The Ohio Code has always been pretty clear about the rules regarding light duty for workers comp claimants. If somebody is out on worker’s compensation, their employer may make an offer for them to work light duty. If the employee rejects that offer, the employer can file a request to have their workers comp benefits terminated. Until recently, there hadn’t been a serious challenge to this rule.
This past year, however, there was a case in Ohio (State ex rel. Ryan Alternative Staffing v Moss) that appeared to change the law when it came to offers of light duty for workers comp claimants. A woman was hurt on the job and was out of work on workers comp. At the time, she was receiving temporary total workers comp benefits.
At one point, her employer called her and made her an offer to come in and work light duty. She refused the position, stating that she had to stay home and take care of her disabled grandchild. The staffing agency that she was employed with put the offer in writing and mailed it to her via certified mail as required by law. She rejected the offer again and, that same day, put in a claim for disability.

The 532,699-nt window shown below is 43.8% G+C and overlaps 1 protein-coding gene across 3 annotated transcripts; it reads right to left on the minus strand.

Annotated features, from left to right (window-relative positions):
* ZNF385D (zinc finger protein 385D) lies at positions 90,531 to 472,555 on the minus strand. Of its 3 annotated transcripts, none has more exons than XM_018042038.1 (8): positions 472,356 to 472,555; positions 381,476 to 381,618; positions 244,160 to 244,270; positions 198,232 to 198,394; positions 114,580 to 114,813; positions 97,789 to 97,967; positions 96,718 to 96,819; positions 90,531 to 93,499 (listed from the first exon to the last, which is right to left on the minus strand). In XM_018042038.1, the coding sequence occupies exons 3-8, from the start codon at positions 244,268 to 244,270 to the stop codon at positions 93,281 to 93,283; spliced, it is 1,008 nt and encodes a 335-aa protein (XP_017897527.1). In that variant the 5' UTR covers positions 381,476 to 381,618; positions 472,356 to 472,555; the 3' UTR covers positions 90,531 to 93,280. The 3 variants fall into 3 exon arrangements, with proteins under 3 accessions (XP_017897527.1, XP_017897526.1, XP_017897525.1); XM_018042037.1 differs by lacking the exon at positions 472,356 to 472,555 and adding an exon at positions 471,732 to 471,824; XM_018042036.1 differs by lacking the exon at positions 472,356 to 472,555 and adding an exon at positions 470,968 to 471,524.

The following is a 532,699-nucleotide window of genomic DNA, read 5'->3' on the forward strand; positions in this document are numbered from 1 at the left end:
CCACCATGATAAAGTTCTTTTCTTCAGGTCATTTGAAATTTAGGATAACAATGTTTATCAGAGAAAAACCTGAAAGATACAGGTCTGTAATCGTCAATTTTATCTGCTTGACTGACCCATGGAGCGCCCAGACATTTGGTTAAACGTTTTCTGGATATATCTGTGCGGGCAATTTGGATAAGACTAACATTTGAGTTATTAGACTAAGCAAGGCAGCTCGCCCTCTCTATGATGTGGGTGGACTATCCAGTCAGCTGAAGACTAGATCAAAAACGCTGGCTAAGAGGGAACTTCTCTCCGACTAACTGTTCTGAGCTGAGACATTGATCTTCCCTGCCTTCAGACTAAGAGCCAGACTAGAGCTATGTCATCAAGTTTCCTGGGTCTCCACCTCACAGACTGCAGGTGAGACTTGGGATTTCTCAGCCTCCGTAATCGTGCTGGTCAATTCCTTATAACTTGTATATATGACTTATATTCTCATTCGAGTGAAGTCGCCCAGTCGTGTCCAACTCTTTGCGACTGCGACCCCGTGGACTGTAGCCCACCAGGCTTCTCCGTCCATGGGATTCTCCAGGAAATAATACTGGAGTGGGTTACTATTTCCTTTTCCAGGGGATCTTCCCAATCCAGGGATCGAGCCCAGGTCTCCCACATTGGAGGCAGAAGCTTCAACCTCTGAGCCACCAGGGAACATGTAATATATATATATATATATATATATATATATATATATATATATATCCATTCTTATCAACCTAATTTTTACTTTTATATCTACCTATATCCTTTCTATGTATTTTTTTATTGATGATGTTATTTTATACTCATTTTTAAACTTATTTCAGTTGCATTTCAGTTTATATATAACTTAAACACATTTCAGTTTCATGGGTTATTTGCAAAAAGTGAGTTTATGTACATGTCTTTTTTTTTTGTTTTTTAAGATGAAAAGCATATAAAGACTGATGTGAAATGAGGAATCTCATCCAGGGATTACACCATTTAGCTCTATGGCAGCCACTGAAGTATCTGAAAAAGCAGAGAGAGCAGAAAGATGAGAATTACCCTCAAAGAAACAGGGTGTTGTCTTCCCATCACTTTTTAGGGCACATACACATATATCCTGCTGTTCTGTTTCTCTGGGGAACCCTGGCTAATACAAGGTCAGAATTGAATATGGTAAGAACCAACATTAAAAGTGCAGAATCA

She was denied benefits and her workers comp claim was terminated. She challenged the decision in court and won. The lower court found that she had every right to refuse the light duty because the hours they were offering her conflicted with her schedule. The employer appealed.
On appeal, the court reversed the lower court’s decision. They held that an employee’s workers comp benefits can be terminated if they refuse an offer of light duty. In Moss’ case, her rejection had absolutely nothing to do with her injury.
If you feel that you’re being pressured into accepting a light duty position, call an Ohio workers compensation attorney right away.